Virgil Thomson

Thomson is one of the few true modernists in America. Thomson's music is almost disconcertingly spare and direct. In the consciously American pieces especially, there is a kind of aural equivalent to Cubist collage, as ragtime, waltzes, tangos, two-steps, fiddle tunes, and hymns get pasted onto the texture. Unlike Ives, there's an unsentimental distance and clarity to it all, like someone without illusions able to state exactly what's on his mind. Thomson gets this effect in his prose, too.

Although overshadowed by Copland (who, by the way, always ackowledged his debts to Thomson), Thomson achieved far more in the realm of opera and vocal music, in which almost everyone acknowledges him a master. Try the powerful (and, to my ear, deeply American) 5 Songs from William Blake, the incredibly beautiful Feast of Love for baritone and chamber ensemble (a real lesson in how to vary orchestral texture and how to continue a musical line), 4 Southern Hymns (a choral classic), the sinewy cello concerto, the Symphony on a Hymn Tune, Acadian Songs and Dances (which deserve the recognition given to the sister suite "Louisiana Story"), Praises and Prayers, the delicate 4 Songs to Poems of Thomas Campion for voice and chamber group, and the heartbreaking Stabat Mater for mezzo and string quartet. ~ Steven Schwartz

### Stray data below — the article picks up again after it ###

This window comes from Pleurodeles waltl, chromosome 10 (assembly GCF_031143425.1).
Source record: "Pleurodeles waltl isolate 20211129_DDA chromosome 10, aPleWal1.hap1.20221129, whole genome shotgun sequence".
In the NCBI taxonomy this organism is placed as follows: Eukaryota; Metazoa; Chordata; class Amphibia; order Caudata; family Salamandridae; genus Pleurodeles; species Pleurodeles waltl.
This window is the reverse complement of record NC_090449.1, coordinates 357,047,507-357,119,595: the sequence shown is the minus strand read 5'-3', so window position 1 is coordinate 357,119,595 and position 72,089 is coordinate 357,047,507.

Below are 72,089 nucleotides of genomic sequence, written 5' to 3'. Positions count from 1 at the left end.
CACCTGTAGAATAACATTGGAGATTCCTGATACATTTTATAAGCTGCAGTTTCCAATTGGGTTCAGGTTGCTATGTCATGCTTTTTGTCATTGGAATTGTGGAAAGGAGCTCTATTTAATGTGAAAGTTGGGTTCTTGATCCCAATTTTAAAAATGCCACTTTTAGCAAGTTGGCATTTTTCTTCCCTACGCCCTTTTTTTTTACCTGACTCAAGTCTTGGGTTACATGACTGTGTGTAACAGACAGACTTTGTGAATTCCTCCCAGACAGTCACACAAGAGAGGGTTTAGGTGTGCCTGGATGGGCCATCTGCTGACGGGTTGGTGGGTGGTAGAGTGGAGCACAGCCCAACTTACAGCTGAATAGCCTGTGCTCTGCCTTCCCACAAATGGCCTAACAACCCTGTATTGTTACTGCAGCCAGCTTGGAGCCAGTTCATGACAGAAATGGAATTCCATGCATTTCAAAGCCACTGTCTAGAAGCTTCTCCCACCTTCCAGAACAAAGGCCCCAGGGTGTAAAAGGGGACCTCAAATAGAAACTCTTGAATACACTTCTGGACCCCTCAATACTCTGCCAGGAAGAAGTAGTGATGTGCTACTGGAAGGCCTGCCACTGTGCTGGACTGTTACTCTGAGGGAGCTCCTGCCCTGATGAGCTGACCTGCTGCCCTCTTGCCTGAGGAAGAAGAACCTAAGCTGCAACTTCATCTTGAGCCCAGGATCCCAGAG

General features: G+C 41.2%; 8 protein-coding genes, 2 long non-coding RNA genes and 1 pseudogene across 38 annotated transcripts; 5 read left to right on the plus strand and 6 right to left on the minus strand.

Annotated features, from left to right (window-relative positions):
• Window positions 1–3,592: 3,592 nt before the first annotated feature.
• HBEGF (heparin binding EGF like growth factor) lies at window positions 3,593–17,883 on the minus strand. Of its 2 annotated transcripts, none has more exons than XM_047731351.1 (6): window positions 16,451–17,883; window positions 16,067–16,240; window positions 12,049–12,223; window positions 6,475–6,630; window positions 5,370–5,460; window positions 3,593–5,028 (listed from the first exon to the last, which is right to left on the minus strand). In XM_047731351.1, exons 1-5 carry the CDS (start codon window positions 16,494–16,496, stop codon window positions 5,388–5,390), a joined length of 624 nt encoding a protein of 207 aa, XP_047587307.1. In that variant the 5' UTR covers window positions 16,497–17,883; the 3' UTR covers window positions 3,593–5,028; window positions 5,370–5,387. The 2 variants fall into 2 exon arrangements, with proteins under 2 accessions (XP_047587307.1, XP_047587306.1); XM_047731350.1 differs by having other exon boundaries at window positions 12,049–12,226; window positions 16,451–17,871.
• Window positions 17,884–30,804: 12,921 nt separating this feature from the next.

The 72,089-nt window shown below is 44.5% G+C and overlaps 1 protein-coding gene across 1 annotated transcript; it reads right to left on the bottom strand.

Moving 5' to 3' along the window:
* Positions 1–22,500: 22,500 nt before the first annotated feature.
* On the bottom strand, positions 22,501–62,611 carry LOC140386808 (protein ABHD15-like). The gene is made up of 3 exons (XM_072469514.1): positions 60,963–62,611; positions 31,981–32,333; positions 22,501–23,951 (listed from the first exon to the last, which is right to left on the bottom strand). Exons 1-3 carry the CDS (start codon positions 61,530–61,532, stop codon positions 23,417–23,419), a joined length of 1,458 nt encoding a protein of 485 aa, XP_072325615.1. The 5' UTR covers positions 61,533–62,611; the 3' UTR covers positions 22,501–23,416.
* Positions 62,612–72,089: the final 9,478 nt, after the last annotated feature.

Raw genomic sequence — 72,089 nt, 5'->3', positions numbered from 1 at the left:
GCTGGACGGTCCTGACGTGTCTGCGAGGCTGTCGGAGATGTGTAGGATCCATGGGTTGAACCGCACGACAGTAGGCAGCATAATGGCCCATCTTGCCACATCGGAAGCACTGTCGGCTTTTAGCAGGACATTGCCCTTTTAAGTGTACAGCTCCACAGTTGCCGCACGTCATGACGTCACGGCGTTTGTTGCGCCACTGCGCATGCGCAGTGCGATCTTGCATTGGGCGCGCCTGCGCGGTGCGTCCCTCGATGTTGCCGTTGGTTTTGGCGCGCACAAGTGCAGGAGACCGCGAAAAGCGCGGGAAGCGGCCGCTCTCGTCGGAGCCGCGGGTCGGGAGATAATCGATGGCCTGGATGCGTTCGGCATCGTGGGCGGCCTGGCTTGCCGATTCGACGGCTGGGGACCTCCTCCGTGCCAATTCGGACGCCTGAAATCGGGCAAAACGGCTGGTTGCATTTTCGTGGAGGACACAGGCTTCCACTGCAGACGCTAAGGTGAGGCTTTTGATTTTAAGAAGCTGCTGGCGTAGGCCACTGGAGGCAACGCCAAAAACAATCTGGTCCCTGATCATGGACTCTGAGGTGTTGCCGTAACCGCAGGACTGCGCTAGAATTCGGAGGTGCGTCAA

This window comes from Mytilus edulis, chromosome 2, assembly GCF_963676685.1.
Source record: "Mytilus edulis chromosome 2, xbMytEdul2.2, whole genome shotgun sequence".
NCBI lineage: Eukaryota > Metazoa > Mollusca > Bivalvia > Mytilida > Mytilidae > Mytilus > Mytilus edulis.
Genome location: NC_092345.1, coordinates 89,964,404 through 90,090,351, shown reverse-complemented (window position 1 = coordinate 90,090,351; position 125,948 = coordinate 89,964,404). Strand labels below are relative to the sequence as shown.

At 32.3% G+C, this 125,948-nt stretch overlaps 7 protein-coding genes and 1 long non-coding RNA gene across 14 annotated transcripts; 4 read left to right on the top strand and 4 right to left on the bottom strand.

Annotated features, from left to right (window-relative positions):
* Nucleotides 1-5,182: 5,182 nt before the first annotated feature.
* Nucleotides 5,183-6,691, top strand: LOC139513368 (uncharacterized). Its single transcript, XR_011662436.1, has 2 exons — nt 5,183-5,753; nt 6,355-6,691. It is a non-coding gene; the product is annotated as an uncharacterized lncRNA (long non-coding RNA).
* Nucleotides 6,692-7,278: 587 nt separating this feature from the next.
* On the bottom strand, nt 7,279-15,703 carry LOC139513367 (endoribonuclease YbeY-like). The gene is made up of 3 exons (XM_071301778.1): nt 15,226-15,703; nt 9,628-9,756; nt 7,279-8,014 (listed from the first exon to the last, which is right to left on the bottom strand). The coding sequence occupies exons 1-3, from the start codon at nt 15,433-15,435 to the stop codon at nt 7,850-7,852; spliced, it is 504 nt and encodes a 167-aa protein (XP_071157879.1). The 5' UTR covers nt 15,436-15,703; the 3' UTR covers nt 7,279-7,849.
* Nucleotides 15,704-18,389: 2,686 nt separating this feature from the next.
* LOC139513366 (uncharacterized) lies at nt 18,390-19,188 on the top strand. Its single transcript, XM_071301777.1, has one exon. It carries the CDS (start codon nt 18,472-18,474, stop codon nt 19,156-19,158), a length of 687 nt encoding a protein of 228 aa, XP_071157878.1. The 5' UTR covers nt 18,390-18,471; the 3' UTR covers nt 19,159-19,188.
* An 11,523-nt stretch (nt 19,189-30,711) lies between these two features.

Kansas City, MO
  • BORN
    Nov 25, 1896

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